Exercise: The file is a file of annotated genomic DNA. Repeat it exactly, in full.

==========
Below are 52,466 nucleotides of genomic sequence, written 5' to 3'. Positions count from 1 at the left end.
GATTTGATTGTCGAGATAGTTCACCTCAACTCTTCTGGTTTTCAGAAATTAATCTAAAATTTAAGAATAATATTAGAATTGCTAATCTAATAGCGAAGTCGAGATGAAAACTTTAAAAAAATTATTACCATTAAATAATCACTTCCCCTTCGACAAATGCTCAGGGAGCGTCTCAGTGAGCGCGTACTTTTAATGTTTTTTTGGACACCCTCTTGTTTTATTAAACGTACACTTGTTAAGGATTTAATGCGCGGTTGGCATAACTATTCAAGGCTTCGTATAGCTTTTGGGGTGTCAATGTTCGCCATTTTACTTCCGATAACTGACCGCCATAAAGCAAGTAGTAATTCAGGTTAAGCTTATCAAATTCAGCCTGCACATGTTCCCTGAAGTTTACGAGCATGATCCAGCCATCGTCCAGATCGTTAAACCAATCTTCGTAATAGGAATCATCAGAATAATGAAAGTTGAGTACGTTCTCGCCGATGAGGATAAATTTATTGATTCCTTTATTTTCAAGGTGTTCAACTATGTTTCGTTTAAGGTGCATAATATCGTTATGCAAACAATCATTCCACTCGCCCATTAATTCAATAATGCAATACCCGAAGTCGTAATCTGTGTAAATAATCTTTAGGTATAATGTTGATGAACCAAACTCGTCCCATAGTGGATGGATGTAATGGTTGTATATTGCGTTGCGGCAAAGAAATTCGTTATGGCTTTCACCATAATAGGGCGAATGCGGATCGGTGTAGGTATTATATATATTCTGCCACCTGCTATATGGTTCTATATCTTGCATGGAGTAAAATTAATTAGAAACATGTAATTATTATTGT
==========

Below are 52,466 nucleotides of genomic sequence, written 5' to 3'. Positions count from 1 at the left end.
GATTTGATTGTCGAGATAGTTCACCTCAACTCTTCTGGTTTTCAGAAATTAATCTAAAATTTAAGAATAATATTAGAATTGCTAATCTAATAGCGAAGTCGAGATGAAAACTTTAAAAAAATTATTACCATTAAATAATCACTTCCCCTTCGACAAATGCTCAGGGAGCGTCTCAGTGAGCGCGTACTTTTAATGTTTTTTTGGACACCCTCTTGTTTTATTAAACGTACACTTGTTAAGGATTTAATGCGCGGTTGGCATAACTATTCAAGGCTTCGTATAGCTTTTGGGGTGTCAATGTTCGCCATTTTACTTCCGATAACTGACCGCCATAAAGCAAGTAGTAATTCAGGTTAAGCTTATCAAATTCAGCCTGCACATGTTCCCTGAAGTTTACGAGCATGATCCAGCCATCGTCCAGATCGTTAAACCAATCTTCGTAATAGGAATCATCAGAATAATGAAAGTTGAGTACGTTCTCGCCGATGAGGATAAATTTATTGATTCCTTTATTTTCAAGGTGTTCAACTATGTTTCGTTTAAGGTGCATAATATCGTTATGCAAACAATCATTCCACTCGCCCATTAATTCAATAATGCAATACCCGAAGTCGTAATCTGTGTAAATAATCTTTAGGTATAATGTTGATGAACCAAACTCGTCCCATAGTGGATGGATGTAATGGTTGTATATTGCGTTGCGGCAAAGAAATTCGTTATGGCTTTCACCATAATAGGGCGAATGCGGATCGGTGTAGGTATTATATATATTCTGCCACCTGCTATATGGTTCTATATCTTGCATGGAGTAAAATTAATTAGAAACATGTAATTATTATTGT